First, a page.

Research and development
UK’s spend is below EU average
Britain’s spending on research and development as a proportion of gross domestic product fell in 2012, according to the latest figures. Data from the Office for National Statistics show that the UK spent 1.72 per cent of GDP on research and development in 2012, down from 1.77 per cent in 2011. This ranks the UK 12th in terms of research and development expenditure in the EU-28 group, behind countries such as Slovenia, Estonia and the Czech Republic. Finland spends the highest proportion of its GDP on research and development at 3.55 per cent, which is more than double that of the UK. The average for all EU-28 countries is 2.06 per cent of GDP.
Overseas student visas
Mythbusting in Mumbai
Two visa application centres have been opened in Mumbai in order to make it easier for Indians, including students, to come to the UK. They were opened on 12 March by Sir James Bevan, the British High Commissioner to India, who told an audience not to believe “myths” about the difficulties of getting a UK visa. “If you have a place at a UK university and speak decent English, you will get your visa,” he said. In 2012-13, the number of Indian first-year students starting at UK universities fell by a quarter against the previous year, according to Higher Education Statistics Agency data.
Technology Strategy Board
Extending the range of Catapults
Ministers have commissioned a review of the possibility of expanding the Technology Strategy Board’s network of Catapult centres. Vince Cable, the business secretary, and David Willetts, the science and universities minister, have asked entrepreneur Hermann Hauser to look at how best to build on the progress of the technology and innovation centres. In a report published in 2010, Dr Hauser proposed that the UK should develop a series of centres bringing together academia and industry to help commercialise new technology. Since then the TSB has developed a network of seven Catapults, loosely based on Germany’s Fraunhofer applied research institutes. A further two Catapults, in energy systems and precision medicine, will open next year. Dr Hauser’s report, due in the summer, will look at the different Catapult models, offer recommendations on future funding models and international strategy, and consider how the network can link with the British Business Bank and the Green Investment Bank.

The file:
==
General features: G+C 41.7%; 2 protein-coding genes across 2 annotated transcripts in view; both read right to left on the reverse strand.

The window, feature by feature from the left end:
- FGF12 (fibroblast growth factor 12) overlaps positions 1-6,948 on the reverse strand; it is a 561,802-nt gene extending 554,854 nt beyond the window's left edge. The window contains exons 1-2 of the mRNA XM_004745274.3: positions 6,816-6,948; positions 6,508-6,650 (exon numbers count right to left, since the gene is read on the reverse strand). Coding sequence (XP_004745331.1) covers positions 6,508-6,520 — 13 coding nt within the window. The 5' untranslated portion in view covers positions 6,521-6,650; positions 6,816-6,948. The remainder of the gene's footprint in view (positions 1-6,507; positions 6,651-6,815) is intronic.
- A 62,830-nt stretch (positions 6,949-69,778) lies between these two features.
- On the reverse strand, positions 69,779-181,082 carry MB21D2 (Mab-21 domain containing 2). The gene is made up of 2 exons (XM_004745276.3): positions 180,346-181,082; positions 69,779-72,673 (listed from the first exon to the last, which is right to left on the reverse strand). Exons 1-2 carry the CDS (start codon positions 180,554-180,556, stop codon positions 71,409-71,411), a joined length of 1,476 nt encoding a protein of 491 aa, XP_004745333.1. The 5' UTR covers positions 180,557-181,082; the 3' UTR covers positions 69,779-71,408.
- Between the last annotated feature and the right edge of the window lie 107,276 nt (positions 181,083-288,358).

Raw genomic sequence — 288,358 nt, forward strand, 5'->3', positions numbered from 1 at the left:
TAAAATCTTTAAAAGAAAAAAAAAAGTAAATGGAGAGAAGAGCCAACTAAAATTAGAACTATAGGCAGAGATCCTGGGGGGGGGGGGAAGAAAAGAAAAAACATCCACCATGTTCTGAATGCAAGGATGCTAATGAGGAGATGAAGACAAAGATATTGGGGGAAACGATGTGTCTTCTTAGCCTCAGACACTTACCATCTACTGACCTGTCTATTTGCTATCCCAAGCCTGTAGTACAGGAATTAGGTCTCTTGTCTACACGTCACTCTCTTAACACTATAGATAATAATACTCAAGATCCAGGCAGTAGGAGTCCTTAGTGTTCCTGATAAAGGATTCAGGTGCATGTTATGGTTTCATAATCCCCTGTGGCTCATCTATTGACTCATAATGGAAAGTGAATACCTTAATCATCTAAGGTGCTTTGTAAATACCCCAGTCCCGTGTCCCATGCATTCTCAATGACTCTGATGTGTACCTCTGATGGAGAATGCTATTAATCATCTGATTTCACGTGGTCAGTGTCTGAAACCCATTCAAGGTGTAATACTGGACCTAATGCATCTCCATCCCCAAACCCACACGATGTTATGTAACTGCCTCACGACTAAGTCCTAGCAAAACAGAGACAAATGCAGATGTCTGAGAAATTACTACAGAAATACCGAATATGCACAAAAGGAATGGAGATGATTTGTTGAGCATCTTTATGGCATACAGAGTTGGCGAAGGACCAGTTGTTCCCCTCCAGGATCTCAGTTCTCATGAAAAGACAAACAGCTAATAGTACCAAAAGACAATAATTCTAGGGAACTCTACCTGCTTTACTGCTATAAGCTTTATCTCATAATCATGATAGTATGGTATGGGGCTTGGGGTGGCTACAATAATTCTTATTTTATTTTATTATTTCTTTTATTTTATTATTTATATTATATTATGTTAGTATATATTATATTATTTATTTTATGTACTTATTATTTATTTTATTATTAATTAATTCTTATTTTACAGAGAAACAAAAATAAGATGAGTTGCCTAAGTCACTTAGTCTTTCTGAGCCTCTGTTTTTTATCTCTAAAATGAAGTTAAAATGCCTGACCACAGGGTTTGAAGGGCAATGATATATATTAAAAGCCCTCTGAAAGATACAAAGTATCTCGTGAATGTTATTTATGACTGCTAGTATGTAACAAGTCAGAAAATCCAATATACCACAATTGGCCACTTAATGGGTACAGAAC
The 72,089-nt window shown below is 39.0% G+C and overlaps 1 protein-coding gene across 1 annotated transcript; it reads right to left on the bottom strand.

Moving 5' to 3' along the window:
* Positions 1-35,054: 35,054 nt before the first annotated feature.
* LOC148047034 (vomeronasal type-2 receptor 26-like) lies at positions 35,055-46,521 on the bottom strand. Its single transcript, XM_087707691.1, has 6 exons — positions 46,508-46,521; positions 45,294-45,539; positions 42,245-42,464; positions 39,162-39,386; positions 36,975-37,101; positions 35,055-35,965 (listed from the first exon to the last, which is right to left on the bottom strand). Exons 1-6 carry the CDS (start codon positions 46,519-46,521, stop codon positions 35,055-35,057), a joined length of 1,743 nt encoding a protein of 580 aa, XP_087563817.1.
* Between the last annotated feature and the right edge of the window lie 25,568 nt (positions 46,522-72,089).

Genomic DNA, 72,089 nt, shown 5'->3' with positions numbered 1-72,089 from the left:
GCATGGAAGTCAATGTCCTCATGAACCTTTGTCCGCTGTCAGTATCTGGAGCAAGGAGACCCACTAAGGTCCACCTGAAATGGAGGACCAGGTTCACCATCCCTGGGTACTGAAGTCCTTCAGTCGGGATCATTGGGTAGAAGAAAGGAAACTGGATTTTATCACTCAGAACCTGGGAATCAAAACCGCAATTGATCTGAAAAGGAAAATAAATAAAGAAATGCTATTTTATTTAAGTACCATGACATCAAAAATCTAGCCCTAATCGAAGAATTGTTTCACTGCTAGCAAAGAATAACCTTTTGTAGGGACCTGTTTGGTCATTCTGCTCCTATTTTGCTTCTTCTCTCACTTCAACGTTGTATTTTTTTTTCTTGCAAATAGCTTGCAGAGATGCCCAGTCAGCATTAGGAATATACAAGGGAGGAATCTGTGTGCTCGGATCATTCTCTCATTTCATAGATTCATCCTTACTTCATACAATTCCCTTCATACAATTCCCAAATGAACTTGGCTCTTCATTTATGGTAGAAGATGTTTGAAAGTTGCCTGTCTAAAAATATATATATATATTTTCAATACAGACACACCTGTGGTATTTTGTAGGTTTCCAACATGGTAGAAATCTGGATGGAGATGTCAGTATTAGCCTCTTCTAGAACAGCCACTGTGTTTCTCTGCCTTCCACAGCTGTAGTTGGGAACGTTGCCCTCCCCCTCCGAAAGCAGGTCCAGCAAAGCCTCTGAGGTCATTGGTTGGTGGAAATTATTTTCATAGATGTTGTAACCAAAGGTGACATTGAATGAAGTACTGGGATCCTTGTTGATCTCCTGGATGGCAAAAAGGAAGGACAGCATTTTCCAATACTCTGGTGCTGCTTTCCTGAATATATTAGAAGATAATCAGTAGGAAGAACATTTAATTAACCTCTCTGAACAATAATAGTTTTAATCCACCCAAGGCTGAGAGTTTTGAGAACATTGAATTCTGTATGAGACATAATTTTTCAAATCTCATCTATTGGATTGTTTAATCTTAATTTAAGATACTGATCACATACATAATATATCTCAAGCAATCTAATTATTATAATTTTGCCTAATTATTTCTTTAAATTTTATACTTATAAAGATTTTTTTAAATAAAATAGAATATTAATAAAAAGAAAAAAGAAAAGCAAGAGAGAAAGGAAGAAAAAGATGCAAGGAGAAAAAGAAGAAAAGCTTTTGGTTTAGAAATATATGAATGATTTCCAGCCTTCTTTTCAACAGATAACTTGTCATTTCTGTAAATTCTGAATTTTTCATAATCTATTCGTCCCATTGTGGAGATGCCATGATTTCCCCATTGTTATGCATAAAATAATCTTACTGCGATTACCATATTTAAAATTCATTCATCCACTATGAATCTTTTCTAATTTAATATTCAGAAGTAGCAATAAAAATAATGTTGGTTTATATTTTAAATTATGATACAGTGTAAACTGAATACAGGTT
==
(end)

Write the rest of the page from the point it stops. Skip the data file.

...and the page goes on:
International research initiatives
British cash goes near and far
The UK is to commit £290 million to three international microscope and telescope projects. The government has pledged £165 million towards the construction of the European Spallation Source, a giant neutron microscope that will be built in Lund, Sweden. This amounts to about 10 per cent of its total construction costs. It also will put £100 million towards the Square Kilometre Array radio telescope currently being built in Australia and South Africa, and £25 million towards the European Space Agency’s Plato mission, which will launch a space telescope to search for habitable planets orbiting other stars. David Willetts, the universities and science minister, said the investments would see British scientists and businesses “working together on some of the most exciting scientific projects of the future”, generating £150 million for the UK economy every year.
Last week’s cover feature, in which academics on zero-hours contracts spoke of the personal and professional costs of such precarious employment, had people talking online. The article prompted @JohnPill4 to tell his own story. “I spent 2 yrs on [a zero-hours contract] in a mainstream outstanding FE college,” he tweeted. “It’s extremely demoralising & prevents your life moving forward.” @tombrownfs said the situation was “scandalous”, while @zenscara praised the “really brave staff” who came forward to tell their stories. @Lillithsusili said in a tweet that the feature highlighted “the grim reality” for academics on such contracts, and @aidanhorner said the content of the piece was “depressing”.